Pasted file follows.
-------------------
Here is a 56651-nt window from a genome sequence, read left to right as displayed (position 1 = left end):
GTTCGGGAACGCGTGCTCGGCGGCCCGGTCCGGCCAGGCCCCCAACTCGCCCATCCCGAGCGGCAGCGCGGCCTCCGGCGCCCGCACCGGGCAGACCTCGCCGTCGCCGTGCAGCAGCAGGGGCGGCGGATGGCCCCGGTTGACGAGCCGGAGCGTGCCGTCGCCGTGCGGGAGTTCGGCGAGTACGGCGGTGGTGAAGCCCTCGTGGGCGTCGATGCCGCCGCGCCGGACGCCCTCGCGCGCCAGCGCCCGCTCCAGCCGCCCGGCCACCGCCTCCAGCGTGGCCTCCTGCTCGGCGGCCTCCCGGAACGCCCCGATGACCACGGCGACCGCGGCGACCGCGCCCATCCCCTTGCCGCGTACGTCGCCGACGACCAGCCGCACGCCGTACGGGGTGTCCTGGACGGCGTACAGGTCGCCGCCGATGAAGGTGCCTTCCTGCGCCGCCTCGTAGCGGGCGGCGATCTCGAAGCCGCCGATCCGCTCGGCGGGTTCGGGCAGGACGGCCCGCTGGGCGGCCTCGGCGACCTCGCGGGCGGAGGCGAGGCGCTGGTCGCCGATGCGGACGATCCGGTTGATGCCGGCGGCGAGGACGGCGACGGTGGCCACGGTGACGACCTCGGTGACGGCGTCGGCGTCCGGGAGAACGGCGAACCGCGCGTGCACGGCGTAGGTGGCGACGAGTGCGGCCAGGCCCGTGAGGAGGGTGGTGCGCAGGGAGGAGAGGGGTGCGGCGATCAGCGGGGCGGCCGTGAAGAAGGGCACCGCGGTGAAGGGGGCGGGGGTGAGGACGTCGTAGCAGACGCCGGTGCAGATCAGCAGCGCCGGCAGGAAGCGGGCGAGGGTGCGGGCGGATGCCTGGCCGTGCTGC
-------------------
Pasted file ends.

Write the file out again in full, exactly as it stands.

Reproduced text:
Here is a 56651-nt window from a genome sequence, read left to right as displayed (position 1 = left end):
GTTCGGGAACGCGTGCTCGGCGGCCCGGTCCGGCCAGGCCCCCAACTCGCCCATCCCGAGCGGCAGCGCGGCCTCCGGCGCCCGCACCGGGCAGACCTCGCCGTCGCCGTGCAGCAGCAGGGGCGGCGGATGGCCCCGGTTGACGAGCCGGAGCGTGCCGTCGCCGTGCGGGAGTTCGGCGAGTACGGCGGTGGTGAAGCCCTCGTGGGCGTCGATGCCGCCGCGCCGGACGCCCTCGCGCGCCAGCGCCCGCTCCAGCCGCCCGGCCACCGCCTCCAGCGTGGCCTCCTGCTCGGCGGCCTCCCGGAACGCCCCGATGACCACGGCGACCGCGGCGACCGCGCCCATCCCCTTGCCGCGTACGTCGCCGACGACCAGCCGCACGCCGTACGGGGTGTCCTGGACGGCGTACAGGTCGCCGCCGATGAAGGTGCCTTCCTGCGCCGCCTCGTAGCGGGCGGCGATCTCGAAGCCGCCGATCCGCTCGGCGGGTTCGGGCAGGACGGCCCGCTGGGCGGCCTCGGCGACCTCGCGGGCGGAGGCGAGGCGCTGGTCGCCGATGCGGACGATCCGGTTGATGCCGGCGGCGAGGACGGCGACGGTGGCCACGGTGACGACCTCGGTGACGGCGTCGGCGTCCGGGAGAACGGCGAACCGCGCGTGCACGGCGTAGGTGGCGACGAGTGCGGCCAGGCCCGTGAGGAGGGTGGTGCGCAGGGAGGAGAGGGGTGCGGCGATCAGCGGGGCGGCCGTGAAGAAGGGCACCGCGGTGAAGGGGGCGGGGGTGAGGACGTCGTAGCAGACGCCGGTGCAGATCAGCAGCGCCGGCAGGAAGCGGGCGAGGGTGCGGGCGGATGCCTGGCCGTGCTGC